“I know there are colleagues of mine from other institutions reading that and saying ‘those numbers are small,’” Pinkard said. “But for Wilberforce and where we have been over the last five years, that is a significant increase.”
The university has stared down a number of public struggles in the last five years.
From mid-2014 through most of 2015, the university was at risk of losing its accreditation because of declining enrollment.
The school was issued a “show cause” order from the Higher Learning Commission that was later lifted in November 2015. If the college had lost its accreditation, its students would no be eligible for federal financial aid.
Then in November 2016, the school slashed $750,000 from its payroll and months later then-president Herman Felton put 10 acres of the campus —including two buildings —up for sale for $7 million. The university wanted to sell and then lease back the property, senior vice president for finance William Woodson said at the time.
But, Pinkard has scrapped plans to sell a portion of campus because they were not “advantageous for the university,” he said.
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More recently the university has become the target of lawsuits claiming the school owes companies money. Moraine-based Moonlight Security filed a $50,000 lawsuit against the school in Montgomery County Common Pleas Court while JayCee Development in Washington, D.C. sued the university in federal court for more than $3 million for unpaid construction work.
“They’re unfortunate and they’re in the hands of our attorney and we will respond accordingly,” Pinkard said. “We’re saddened that its gotten to this point but we just recognize that this is just part of doing business and we hope to resolve these matters because we don’t want them hanging over us.”
The enrollment bump, Pinkard hopes, will help the school turn the corner on some of its troubles.
Tuition is often the largest single source of revenue for colleges, meaning increases in enrollment translate to more funding funding. That’s good news for a school like Wilberforce that needs more money to address its outstanding issues.
“It means we can begin to address some of the financial concerns that have plagued the institution for the last several years,” Pinkard said. “We can begin to look out how we can come out from under some of those challenges.”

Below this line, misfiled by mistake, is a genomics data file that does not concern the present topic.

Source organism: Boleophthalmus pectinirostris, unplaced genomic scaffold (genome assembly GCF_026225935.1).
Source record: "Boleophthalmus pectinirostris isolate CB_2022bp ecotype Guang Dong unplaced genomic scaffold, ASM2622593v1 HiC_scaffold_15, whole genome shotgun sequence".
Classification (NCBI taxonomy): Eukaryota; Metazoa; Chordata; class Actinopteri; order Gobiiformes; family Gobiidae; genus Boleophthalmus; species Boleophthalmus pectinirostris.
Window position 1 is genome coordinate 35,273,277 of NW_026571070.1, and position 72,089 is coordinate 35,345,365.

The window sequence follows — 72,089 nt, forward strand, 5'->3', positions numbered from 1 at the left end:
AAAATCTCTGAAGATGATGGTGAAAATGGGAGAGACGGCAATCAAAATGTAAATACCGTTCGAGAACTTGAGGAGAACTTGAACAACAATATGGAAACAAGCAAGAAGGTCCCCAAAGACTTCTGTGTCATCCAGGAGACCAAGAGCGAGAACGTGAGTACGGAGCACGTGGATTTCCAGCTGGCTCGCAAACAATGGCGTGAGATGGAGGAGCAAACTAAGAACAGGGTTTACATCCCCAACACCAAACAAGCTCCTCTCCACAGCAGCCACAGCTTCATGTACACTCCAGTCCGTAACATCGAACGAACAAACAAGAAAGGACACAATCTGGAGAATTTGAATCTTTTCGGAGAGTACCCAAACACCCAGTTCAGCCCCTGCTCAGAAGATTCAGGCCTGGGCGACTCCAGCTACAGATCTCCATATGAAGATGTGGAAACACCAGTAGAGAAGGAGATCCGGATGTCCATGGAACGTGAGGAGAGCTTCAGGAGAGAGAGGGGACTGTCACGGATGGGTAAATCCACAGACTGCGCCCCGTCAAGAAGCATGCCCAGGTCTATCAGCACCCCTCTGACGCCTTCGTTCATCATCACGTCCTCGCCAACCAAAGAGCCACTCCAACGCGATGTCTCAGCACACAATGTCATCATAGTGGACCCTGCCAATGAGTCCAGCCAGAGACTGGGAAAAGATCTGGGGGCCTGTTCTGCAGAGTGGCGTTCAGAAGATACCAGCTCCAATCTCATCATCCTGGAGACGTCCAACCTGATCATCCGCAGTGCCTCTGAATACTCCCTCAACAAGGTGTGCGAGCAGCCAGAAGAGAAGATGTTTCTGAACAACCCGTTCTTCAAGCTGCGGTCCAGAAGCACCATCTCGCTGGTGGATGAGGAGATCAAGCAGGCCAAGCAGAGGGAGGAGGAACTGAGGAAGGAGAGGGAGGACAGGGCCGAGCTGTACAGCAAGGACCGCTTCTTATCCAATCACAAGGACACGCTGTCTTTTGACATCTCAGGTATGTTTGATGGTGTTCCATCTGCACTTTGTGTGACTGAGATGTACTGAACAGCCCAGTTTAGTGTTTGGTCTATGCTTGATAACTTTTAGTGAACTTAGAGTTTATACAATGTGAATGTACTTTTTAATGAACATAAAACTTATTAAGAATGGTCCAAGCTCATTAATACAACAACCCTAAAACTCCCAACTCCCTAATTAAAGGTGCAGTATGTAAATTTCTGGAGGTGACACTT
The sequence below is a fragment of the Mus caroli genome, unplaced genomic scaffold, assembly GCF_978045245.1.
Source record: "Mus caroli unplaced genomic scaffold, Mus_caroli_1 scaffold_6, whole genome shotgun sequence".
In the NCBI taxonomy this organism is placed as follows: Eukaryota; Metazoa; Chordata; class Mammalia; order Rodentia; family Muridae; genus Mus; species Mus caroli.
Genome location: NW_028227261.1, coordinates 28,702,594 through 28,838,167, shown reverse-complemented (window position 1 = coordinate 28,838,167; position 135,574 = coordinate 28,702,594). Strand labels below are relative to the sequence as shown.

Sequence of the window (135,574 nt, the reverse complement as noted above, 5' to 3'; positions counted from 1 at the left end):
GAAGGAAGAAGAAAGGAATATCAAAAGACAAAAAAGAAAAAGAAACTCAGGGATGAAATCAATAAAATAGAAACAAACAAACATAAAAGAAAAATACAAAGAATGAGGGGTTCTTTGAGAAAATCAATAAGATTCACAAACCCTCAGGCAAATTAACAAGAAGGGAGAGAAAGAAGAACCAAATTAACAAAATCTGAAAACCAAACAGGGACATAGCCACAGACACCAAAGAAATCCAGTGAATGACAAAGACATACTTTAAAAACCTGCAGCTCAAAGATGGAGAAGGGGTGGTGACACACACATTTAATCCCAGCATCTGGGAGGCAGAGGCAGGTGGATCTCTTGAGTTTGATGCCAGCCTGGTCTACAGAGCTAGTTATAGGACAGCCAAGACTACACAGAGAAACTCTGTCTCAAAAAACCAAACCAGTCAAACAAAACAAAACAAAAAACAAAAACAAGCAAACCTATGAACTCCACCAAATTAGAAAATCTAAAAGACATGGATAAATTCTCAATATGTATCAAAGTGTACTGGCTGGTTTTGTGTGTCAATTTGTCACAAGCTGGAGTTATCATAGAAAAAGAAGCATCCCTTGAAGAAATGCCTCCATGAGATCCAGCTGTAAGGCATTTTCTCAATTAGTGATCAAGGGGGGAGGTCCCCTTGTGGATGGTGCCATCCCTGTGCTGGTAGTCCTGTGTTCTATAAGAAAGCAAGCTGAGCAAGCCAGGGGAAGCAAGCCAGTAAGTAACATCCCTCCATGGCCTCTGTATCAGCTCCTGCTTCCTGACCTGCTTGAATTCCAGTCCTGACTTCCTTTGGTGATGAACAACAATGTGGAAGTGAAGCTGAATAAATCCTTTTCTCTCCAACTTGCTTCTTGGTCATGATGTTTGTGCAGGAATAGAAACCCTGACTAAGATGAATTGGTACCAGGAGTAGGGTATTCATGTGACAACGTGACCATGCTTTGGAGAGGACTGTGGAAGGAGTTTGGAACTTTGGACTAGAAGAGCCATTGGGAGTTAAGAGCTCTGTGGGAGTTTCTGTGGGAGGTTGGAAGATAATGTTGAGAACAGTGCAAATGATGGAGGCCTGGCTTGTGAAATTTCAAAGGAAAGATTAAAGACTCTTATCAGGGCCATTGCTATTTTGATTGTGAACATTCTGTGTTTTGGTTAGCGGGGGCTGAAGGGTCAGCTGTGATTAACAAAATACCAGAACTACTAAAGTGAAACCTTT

Enrollment has become and even bigger focus for colleges as they begin fighting for a declining number of high school graduates. The number of high school grads in Ohio is expected to decline by 13,000 by 2021 or so, according to the Western Interstate Commission for Higher Education.
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Like Wilberforce, Wright State University has suffered from its own enrollment decreases in recent years and is trying to find innovative ways to attract new students. Trustee Bruce Langos called for WSU to be “disruptive” when it comes to enrollment and president Cheryl Schrader has hired a consulting firm to assist with ideas.
Enrollment is hyper competitive so outreach by colleges has become even more important, Susan Schaurer, Miami’s assistant vice president for enrollment management and director of admissions has said.
Wilberforce sent representatives to the historically black Concordia College in Alabama last spring to recruit students because the school had announced it would shut down. The university also recently hired a recruiter to attract students from Atlanta and is staying in constant contact with interested high school graduates.
While Pinkard admits there’s more work to be done at Wilberforce, he said the school’s enrollment is a sign that the university is “rebounding” from its troubled recent history.
“This indicates that we can do it, that Wilberforce is capable,” he said. “We’re capable of turning this institution around and making it an attractive and viable choice for students seeking a college education.”
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